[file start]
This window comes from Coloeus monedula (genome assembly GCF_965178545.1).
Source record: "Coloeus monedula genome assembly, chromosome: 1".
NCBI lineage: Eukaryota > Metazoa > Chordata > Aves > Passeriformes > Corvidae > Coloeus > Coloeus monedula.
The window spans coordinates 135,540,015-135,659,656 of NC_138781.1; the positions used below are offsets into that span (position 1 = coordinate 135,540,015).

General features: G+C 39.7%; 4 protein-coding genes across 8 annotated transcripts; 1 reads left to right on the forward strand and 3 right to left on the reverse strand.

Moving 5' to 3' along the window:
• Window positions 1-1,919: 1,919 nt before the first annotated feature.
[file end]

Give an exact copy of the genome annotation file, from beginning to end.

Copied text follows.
This window comes from Coloeus monedula (genome assembly GCF_965178545.1).
Source record: "Coloeus monedula genome assembly, chromosome: 1".
NCBI lineage: Eukaryota > Metazoa > Chordata > Aves > Passeriformes > Corvidae > Coloeus > Coloeus monedula.
The window spans coordinates 135,540,015-135,659,656 of NC_138781.1; the positions used below are offsets into that span (position 1 = coordinate 135,540,015).

General features: G+C 39.7%; 4 protein-coding genes across 8 annotated transcripts; 1 reads left to right on the forward strand and 3 right to left on the reverse strand.

Moving 5' to 3' along the window:
• Window positions 1-1,919: 1,919 nt before the first annotated feature.